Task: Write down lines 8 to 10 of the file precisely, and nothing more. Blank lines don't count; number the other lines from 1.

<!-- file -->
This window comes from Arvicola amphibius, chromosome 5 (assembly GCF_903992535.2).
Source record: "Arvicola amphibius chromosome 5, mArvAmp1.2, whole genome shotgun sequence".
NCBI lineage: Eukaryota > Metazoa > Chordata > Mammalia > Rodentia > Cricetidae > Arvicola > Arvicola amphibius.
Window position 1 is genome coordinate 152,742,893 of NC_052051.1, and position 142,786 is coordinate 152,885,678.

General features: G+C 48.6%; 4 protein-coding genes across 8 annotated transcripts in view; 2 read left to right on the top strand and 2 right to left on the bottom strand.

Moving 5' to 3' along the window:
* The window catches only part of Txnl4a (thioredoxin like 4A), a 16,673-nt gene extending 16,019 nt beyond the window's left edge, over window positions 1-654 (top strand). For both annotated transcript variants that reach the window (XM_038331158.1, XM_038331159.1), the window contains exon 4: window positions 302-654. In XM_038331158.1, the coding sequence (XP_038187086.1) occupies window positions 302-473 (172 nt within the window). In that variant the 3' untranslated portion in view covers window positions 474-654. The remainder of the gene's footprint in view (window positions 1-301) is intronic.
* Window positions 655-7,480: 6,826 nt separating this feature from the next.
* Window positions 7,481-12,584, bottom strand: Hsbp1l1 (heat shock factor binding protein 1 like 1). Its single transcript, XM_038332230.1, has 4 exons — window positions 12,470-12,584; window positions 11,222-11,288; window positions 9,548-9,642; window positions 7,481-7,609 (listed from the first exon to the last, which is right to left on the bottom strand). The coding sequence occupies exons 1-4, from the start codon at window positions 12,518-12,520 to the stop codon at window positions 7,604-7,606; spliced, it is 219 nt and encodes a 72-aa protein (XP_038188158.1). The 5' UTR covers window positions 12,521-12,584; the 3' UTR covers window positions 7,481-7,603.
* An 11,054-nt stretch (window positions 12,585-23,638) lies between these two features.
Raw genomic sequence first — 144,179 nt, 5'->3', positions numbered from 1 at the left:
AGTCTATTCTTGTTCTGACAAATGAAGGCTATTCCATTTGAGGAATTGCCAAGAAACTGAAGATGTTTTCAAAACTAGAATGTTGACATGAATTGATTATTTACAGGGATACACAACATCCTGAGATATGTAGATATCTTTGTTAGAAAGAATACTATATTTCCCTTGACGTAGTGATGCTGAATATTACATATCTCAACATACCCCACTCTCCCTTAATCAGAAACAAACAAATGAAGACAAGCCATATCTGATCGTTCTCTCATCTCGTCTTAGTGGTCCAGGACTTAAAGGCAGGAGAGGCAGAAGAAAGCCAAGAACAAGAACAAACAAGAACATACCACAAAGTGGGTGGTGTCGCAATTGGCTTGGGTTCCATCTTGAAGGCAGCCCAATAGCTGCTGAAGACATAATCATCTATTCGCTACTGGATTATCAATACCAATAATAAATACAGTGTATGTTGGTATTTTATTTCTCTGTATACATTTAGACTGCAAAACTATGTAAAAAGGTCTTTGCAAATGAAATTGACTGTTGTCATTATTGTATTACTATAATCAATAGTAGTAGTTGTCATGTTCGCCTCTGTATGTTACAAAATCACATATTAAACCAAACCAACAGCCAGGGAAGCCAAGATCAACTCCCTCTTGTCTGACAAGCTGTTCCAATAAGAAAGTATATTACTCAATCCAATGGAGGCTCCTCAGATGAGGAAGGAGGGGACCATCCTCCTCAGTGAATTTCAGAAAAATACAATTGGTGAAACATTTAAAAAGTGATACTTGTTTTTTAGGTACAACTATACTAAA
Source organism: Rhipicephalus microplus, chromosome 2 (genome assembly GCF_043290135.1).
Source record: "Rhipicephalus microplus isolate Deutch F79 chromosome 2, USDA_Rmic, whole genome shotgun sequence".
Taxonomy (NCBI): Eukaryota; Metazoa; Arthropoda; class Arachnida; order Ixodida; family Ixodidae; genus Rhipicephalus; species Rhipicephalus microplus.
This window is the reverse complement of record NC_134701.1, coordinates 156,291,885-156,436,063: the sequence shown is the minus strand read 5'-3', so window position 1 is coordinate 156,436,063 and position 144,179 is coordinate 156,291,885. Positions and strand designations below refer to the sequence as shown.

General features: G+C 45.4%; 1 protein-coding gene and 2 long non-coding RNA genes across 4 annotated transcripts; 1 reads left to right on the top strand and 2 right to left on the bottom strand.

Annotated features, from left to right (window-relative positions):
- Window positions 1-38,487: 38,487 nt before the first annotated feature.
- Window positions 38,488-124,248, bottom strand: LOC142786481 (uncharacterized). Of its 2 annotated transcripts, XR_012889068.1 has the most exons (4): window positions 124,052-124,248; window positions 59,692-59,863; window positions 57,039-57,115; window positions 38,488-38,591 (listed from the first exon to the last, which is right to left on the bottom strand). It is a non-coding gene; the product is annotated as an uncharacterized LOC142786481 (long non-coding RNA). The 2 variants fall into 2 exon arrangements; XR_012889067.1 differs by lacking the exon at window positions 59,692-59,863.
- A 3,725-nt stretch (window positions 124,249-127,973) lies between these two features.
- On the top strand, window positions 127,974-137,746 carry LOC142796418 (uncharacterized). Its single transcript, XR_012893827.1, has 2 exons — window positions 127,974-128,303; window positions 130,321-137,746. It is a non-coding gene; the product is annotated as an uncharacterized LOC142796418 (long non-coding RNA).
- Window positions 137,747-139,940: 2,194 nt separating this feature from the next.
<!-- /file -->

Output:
* Window positions 655-7,480: 6,826 nt separating this feature from the next.
* Window positions 7,481-12,584, bottom strand: Hsbp1l1 (heat shock factor binding protein 1 like 1). Its single transcript, XM_038332230.1, has 4 exons — window positions 12,470-12,584; window positions 11,222-11,288; window positions 9,548-9,642; window positions 7,481-7,609 (listed from the first exon to the last, which is right to left on the bottom strand). The coding sequence occupies exons 1-4, from the start codon at window positions 12,518-12,520 to the stop codon at window positions 7,604-7,606; spliced, it is 219 nt and encodes a 72-aa protein (XP_038188158.1). The 5' UTR covers window positions 12,521-12,584; the 3' UTR covers window positions 7,481-7,603.
* An 11,054-nt stretch (window positions 12,585-23,638) lies between these two features.